A DECADE AFTER a 22-year-old Manassas woman was found fatally shot, the ex-boyfriend police long considered a suspect was charged with her murder. Whether Joaquin S. Rams is responsible for the death of Shawn Katrina Mason is a question that will be decided in court. But there are other questions that need to be addressed by authorities in Virginia and Maryland who came into contact with Mr. Rams.
Could they have shown more diligence or urgency in investigations of Mr. Rams? Why wasn’t more heed paid to warnings about him? And could there have been a different outcome for the 15-month-old son Mr. Rams is accused of killing more than 10 years after Ms. Mason’s death?
A Prince William grand jury Monday indicted Mr. Rams on murder and other charges in the March 2003 death of Ms. Mason. Mr. Rams already is awaiting trial on capital murder in connection with the October 2012 death of his 15-month-old son, Prince McLeod Rams, in a case that has come to highlight concerns about how family court protects children. Prosecutors say Mr. Rams drowned the toddler during a court-ordered unsupervised visit opposed by his mother. His alleged motive was more than $500,000 he had taken out in life insurance on the boy. Insurance was also cited as a possible motive in Ms. Mason’s death and a grand jury has reopened an investigation into the 2008 death of Mr. Rams’s mother that was ruled a suicide. Attorneys for Mr. Rams, who has pleaded innocent in the case involving his son, declined comment.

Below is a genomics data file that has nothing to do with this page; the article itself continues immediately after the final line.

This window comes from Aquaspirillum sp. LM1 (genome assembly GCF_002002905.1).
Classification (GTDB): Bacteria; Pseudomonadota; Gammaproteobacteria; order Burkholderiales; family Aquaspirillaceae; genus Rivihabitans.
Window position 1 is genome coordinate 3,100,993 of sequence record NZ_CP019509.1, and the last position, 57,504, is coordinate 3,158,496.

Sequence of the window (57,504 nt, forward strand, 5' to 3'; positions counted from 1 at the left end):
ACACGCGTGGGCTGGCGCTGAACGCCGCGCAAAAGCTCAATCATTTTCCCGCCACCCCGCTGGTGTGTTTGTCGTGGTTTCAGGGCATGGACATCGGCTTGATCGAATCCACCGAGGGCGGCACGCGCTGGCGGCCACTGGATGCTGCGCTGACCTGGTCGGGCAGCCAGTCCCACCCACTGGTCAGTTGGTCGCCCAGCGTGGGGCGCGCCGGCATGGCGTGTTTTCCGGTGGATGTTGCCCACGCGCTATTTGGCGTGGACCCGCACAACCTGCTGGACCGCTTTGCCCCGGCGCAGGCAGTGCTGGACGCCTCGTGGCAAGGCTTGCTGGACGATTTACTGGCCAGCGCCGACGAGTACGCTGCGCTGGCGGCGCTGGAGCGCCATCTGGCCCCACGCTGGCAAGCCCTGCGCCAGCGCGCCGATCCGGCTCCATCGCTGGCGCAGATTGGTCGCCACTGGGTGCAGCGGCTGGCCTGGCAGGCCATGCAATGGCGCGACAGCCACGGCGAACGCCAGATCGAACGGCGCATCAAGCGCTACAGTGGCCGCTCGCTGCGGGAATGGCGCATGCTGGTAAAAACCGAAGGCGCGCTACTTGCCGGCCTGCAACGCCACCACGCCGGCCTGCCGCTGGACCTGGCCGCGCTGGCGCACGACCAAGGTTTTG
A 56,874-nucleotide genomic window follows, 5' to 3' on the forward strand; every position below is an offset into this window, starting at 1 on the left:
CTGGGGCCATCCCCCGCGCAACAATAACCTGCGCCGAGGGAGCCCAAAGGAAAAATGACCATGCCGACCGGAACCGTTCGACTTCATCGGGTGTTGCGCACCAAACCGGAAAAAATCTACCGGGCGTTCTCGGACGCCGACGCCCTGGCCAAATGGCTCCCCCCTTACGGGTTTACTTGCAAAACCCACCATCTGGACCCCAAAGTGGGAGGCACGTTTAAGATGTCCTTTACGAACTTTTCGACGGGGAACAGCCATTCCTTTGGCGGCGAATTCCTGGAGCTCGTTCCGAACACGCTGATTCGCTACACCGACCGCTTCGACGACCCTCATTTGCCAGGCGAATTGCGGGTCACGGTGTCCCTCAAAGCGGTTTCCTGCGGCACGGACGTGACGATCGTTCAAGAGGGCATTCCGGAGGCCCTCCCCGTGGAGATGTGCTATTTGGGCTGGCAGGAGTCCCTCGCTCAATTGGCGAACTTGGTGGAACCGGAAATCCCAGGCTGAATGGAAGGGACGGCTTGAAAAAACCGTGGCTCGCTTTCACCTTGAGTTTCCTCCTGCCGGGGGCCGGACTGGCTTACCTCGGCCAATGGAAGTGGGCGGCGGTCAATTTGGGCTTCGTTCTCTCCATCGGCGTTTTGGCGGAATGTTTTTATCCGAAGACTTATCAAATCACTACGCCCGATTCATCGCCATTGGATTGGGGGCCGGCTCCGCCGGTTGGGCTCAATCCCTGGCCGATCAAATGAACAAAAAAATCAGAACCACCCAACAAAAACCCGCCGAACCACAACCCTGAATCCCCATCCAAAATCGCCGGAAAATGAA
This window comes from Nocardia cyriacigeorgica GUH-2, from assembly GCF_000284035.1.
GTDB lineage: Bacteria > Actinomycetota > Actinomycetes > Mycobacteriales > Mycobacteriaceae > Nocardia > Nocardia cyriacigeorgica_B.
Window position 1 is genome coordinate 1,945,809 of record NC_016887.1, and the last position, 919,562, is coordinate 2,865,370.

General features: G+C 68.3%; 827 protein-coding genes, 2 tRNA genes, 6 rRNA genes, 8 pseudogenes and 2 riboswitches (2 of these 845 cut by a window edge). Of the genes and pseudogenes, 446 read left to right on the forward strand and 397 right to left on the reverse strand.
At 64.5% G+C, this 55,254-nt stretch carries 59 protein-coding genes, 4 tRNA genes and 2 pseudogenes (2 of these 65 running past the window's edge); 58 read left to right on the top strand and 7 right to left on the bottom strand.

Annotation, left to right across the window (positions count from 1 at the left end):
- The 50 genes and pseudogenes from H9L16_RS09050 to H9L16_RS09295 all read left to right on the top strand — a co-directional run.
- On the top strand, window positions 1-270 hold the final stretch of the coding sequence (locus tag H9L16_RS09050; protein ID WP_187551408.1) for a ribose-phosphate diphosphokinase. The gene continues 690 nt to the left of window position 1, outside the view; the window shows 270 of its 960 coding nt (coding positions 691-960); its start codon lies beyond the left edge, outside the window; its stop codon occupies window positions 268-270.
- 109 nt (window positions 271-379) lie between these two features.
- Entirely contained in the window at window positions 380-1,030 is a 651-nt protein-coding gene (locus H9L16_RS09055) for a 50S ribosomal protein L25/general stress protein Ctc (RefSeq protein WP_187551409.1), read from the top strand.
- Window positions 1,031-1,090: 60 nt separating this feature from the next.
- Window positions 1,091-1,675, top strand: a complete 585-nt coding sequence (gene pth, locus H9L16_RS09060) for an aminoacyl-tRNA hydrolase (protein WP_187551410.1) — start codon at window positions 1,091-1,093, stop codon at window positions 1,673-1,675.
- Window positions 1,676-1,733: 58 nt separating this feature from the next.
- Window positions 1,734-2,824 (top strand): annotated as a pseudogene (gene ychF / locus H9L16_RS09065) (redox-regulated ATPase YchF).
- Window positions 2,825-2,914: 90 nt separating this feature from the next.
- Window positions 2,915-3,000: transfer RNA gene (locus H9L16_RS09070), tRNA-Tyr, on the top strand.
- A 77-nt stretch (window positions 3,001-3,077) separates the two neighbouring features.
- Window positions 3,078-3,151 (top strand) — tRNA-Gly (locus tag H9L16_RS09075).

“It doesn’t feel like true justice when it ends up that justice can only be served at the expense of an innocent child,” Hera McLeod, Prince’s mother, said of the indictment that came too late to help her son. Her anguish is understandable. As she was waging a desperate battle in Montgomery County Circuit Court during the spring and summer of 2012 with Mr. Rams over custody and visits, she got little help — was even at odds — with authorities. Virginia officials didn’t heed her call to take action against Mr. Rams; most incredibly, as we have written before, they chose to make her subject of questionable prosecution in a case involving Mr. Rams (charges were dismissed at trial.). Citing the absence of charges against Mr. Rams, a Montgomery County judge dismissed as “a lot of smoke” the troubling issues that surrounded him during proceedings that exposed weaknesses in a system that should safeguard children.
Prince William Commonwealth Attorney Paul B. Ebert defended his office’s actions and stressed the complexities of investigations. He told The Post’s Jeremy Borden that the crimes that Mr. Rams allegedly committed are “extremely cold and unusual.” No doubt Mr. Ebert is correct about the difficulties, and he should be credited for the attention now being paid to these events. But it’s hard not to ask at what price.